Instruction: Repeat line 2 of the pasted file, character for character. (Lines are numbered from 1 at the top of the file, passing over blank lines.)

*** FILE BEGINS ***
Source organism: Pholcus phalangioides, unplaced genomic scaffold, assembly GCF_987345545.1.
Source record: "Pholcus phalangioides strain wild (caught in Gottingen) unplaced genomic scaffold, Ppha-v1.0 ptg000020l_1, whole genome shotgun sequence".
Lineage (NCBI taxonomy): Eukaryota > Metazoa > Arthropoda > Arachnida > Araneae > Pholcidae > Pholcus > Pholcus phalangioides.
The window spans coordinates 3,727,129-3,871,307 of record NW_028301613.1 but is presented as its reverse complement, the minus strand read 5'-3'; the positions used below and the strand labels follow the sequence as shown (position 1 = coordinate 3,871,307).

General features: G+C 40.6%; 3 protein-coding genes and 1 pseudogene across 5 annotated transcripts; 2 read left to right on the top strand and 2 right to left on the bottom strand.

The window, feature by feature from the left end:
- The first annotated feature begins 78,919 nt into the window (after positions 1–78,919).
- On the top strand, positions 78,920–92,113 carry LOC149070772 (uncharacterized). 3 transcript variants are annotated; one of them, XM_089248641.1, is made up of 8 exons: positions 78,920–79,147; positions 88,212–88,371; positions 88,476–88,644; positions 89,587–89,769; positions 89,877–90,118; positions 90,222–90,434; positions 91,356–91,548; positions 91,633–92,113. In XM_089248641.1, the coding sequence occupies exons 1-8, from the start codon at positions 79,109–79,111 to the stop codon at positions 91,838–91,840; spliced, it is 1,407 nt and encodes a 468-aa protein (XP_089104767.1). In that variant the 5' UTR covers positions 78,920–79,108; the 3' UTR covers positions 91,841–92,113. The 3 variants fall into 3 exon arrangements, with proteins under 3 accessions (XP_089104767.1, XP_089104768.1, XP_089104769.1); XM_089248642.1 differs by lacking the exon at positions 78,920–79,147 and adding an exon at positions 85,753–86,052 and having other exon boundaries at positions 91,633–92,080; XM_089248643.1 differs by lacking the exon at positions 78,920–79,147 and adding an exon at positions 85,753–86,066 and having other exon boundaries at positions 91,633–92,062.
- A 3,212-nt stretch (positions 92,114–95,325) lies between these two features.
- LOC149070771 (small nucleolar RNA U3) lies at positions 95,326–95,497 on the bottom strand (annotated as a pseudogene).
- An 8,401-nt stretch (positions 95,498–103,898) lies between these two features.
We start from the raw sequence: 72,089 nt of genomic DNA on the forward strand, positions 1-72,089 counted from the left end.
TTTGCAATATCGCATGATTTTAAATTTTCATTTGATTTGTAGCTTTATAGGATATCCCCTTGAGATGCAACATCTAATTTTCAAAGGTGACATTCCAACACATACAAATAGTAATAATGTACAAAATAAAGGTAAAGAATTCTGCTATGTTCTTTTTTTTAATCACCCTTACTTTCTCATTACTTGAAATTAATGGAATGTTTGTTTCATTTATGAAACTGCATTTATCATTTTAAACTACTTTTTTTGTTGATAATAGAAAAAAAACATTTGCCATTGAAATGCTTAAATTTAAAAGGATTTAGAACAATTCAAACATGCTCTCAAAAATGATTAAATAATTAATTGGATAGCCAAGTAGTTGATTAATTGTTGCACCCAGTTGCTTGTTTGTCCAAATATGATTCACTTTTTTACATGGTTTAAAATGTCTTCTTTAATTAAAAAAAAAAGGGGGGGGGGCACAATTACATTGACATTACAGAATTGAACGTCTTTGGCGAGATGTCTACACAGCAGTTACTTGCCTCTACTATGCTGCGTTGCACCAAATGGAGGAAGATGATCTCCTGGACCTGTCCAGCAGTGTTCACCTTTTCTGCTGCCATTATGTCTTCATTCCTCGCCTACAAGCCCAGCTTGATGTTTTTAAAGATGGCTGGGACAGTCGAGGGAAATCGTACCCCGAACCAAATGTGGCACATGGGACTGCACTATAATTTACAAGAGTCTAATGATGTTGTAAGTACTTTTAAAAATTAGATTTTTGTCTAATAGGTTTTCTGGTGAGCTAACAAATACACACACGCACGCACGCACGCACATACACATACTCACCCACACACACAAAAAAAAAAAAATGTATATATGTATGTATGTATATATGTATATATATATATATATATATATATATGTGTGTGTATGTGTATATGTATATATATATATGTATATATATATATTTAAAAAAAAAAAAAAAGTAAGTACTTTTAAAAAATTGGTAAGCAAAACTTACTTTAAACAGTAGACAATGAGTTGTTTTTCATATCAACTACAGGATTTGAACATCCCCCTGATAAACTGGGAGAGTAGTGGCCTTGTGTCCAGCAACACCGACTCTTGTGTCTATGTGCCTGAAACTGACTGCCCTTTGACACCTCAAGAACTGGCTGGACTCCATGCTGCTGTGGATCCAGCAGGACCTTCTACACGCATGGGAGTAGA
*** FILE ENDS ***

Source record: "Pholcus phalangioides strain wild (caught in Gottingen) unplaced genomic scaffold, Ppha-v1.0 ptg000020l_1, whole genome shotgun sequence".